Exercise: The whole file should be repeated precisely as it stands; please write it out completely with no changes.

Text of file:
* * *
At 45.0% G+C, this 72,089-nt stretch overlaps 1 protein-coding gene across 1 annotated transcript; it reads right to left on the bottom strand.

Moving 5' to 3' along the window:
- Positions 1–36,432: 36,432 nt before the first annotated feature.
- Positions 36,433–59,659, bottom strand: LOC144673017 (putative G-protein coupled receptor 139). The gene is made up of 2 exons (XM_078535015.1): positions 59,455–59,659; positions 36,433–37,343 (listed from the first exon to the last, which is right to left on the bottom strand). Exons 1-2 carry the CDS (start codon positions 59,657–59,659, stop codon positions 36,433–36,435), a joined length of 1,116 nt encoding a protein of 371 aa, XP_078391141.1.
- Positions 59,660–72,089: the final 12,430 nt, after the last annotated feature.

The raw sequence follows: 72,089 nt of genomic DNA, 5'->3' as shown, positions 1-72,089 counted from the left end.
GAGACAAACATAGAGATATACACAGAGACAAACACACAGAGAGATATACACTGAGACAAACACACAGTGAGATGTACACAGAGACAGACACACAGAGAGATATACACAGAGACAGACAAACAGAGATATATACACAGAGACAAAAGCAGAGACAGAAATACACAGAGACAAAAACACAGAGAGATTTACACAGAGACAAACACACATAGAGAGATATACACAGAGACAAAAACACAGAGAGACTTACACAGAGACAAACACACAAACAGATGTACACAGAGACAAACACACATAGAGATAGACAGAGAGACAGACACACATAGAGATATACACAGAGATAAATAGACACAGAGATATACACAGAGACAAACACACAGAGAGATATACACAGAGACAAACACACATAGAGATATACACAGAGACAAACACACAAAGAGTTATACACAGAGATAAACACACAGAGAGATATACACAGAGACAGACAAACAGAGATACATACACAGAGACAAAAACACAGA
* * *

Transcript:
At 45.0% G+C, this 72,089-nt stretch overlaps 1 protein-coding gene across 1 annotated transcript; it reads right to left on the bottom strand.

Moving 5' to 3' along the window:
- Positions 1–36,432: 36,432 nt before the first annotated feature.
- Positions 36,433–59,659, bottom strand: LOC144673017 (putative G-protein coupled receptor 139). The gene is made up of 2 exons (XM_078535015.1): positions 59,455–59,659; positions 36,433–37,343 (listed from the first exon to the last, which is right to left on the bottom strand). Exons 1-2 carry the CDS (start codon positions 59,657–59,659, stop codon positions 36,433–36,435), a joined length of 1,116 nt encoding a protein of 371 aa, XP_078391141.1.
- Positions 59,660–72,089: the final 12,430 nt, after the last annotated feature.

The raw sequence follows: 72,089 nt of genomic DNA, 5'->3' as shown, positions 1-72,089 counted from the left end.
GAGACAAACATAGAGATATACACAGAGACAAACACACAGAGAGATATACACTGAGACAAACACACAGTGAGATGTACACAGAGACAGACACACAGAGAGATATACACAGAGACAGACAAACAGAGATATATACACAGAGACAAAAGCAGAGACAGAAATACACAGAGACAAAAACACAGAGAGATTTACACAGAGACAAACACACATAGAGAGATATACACAGAGACAAAAACACAGAGAGACTTACACAGAGACAAACACACAAACAGATGTACACAGAGACAAACACACATAGAGATAGACAGAGAGACAGACACACATAGAGATATACACAGAGATAAATAGACACAGAGATATACACAGAGACAAACACACAGAGAGATATACACAGAGACAAACACACATAGAGATATACACAGAGACAAACACACAAAGAGTTATACACAGAGATAAACACACAGAGAGATATACACAGAGACAGACAAACAGAGATACATACACAGAGACAAAAACACAGA